Paul Thompson, media relations manager for Browning/Winchester Repeating Arms, said the modern sporting rifle craze didn’t seem to have much of an effect on shotgun sales.

“We’ve seen really good sales on pretty much all shotguns over the past few of years,” he said. “We do specialty shotguns such as the Winchester Marine Defender, and we’ve done some specialty guns with adjustable stocks. I think people are looking for not only hunting guns, but also tactical/defensive guns that have some tactical features like adjustable stocks and accessory rails so they can add things to their shotguns like they do their AR rifles. We’re seeing some of the aesthetics that were popular on ARs feed over into shotguns.”

Kitzis said that for a while, customers wanted every caliber and every firearm available on modern sporting rifle platforms.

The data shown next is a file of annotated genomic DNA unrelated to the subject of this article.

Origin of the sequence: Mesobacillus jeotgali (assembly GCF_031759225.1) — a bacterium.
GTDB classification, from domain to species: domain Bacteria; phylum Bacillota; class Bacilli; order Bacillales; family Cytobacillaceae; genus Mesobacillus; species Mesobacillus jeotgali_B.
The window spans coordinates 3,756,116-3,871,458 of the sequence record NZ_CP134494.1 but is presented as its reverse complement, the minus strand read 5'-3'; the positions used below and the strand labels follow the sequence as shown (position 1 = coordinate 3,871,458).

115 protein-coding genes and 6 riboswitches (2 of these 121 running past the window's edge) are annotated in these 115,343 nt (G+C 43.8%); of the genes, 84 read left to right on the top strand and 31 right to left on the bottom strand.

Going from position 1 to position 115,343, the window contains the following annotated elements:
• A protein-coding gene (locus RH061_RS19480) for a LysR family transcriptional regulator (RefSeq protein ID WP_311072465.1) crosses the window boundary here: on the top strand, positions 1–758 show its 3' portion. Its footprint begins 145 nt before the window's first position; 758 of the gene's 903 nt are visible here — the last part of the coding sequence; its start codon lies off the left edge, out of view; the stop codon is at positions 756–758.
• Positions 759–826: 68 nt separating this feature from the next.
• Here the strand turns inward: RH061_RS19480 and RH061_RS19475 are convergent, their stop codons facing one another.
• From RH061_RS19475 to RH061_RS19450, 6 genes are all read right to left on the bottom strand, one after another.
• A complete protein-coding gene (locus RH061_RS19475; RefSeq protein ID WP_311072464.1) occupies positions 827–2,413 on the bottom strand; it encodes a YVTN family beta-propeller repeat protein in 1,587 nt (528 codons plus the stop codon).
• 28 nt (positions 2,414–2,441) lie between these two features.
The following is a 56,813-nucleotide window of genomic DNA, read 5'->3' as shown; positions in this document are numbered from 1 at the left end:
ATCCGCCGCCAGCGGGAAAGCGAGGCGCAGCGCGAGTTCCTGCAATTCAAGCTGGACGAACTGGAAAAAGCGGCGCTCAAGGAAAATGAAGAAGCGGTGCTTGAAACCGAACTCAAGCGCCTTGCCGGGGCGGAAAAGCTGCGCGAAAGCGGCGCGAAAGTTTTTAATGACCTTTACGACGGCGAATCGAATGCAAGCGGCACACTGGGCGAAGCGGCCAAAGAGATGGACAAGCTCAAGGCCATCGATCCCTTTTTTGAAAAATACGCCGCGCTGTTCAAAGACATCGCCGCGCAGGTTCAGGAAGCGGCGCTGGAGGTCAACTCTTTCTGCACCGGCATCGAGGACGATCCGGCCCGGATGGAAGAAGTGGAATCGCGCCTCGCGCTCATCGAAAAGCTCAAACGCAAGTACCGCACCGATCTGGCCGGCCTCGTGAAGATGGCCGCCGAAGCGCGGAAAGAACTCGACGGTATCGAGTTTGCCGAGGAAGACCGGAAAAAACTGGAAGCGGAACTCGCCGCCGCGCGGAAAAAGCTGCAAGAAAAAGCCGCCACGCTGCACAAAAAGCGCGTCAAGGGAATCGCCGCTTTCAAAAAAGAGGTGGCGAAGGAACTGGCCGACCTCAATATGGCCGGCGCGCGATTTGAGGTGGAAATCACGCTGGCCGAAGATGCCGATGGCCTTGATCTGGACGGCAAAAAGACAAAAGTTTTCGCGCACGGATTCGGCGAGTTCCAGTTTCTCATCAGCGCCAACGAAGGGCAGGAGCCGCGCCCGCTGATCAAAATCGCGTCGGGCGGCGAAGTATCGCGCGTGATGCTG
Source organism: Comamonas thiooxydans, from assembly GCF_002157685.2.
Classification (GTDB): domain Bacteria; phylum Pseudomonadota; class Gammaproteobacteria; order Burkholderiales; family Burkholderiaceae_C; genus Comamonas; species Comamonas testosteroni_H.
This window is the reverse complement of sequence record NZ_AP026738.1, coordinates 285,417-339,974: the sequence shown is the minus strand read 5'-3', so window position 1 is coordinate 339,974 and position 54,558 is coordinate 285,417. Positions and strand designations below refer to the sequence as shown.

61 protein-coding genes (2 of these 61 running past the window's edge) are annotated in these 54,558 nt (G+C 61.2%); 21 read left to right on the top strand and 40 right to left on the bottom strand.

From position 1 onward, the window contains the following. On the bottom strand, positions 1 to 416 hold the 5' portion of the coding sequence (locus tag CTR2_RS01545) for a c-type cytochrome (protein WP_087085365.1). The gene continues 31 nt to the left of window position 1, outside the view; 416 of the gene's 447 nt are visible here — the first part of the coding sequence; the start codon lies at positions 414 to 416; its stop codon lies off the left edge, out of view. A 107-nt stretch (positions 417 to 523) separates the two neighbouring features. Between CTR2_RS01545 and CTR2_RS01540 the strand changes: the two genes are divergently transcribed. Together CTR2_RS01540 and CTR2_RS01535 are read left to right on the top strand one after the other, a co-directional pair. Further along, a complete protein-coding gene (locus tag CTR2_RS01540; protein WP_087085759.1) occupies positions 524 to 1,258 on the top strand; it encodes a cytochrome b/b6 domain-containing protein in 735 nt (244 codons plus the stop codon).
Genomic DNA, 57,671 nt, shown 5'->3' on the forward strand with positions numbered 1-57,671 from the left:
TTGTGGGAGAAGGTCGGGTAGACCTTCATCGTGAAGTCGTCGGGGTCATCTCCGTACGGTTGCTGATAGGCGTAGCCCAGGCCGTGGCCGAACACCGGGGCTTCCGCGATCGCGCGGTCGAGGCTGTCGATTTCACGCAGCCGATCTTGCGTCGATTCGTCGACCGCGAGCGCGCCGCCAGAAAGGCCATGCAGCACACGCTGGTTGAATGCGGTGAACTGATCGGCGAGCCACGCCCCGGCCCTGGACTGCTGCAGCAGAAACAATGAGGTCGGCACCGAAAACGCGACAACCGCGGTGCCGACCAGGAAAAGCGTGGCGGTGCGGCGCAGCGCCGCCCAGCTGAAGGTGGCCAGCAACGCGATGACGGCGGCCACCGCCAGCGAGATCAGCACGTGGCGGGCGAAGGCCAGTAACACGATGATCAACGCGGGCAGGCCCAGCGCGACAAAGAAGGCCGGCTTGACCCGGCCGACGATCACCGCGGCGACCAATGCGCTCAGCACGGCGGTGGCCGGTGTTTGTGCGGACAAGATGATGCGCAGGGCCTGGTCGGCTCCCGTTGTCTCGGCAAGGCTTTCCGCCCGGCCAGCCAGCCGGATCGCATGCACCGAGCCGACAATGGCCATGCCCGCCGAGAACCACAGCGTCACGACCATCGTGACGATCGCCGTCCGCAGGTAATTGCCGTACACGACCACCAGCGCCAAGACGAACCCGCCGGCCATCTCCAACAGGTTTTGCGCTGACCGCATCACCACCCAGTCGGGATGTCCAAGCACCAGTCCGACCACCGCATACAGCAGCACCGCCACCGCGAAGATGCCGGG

“For the last six to nine months, though, I’ve seen an uptick in people wanting more expensive firearms,” he said. “Customers are buying guns from LWRC, Wilson Combat and LMT.”

Kitzis said one thing driving buying trends is education.

“I think a lot more people are being exposed to the shooting sports,” he said. “There’s been a lot of publicity over the last few years, and people are figuring out shooting is fun. Customers are starting to get into shooting leagues, bettering their marksmanship and just enjoying the fun of the shooting sports.”


With an entire room devoted to shotguns, Shooters World does brisk business
with numerous models from Beretta, Caesar Guerini, Remington, Ruger and
other manufacturers.

“All of this demands retailers to expand their normal, everyday gun inventory,” Kitzis said. “They need to have a greater diversity of firearms in both caliber and price points. That gives the consumer more options.”

Gilbert noticed some retailers are already seeing a trend back to more conventional hunting rifles.